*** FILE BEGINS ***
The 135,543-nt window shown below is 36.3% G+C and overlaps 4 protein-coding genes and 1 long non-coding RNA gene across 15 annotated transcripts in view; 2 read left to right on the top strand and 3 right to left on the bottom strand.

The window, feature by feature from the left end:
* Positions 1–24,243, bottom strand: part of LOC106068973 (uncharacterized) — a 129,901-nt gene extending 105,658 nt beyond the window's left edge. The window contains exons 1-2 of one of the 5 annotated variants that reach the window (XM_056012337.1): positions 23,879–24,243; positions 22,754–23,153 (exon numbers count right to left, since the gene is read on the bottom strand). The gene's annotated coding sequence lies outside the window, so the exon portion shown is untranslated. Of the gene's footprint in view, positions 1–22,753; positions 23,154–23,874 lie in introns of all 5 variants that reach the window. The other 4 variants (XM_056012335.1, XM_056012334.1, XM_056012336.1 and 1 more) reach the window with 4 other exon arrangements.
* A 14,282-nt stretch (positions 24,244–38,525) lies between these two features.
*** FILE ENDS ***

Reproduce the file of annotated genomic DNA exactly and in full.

The 135,543-nt window shown below is 36.3% G+C and overlaps 4 protein-coding genes and 1 long non-coding RNA gene across 15 annotated transcripts in view; 2 read left to right on the top strand and 3 right to left on the bottom strand.

The window, feature by feature from the left end:
* Positions 1–24,243, bottom strand: part of LOC106068973 (uncharacterized) — a 129,901-nt gene extending 105,658 nt beyond the window's left edge. The window contains exons 1-2 of one of the 5 annotated variants that reach the window (XM_056012337.1): positions 23,879–24,243; positions 22,754–23,153 (exon numbers count right to left, since the gene is read on the bottom strand). The gene's annotated coding sequence lies outside the window, so the exon portion shown is untranslated. Of the gene's footprint in view, positions 1–22,753; positions 23,154–23,874 lie in introns of all 5 variants that reach the window. The other 4 variants (XM_056012335.1, XM_056012334.1, XM_056012336.1 and 1 more) reach the window with 4 other exon arrangements.
* A 14,282-nt stretch (positions 24,244–38,525) lies between these two features.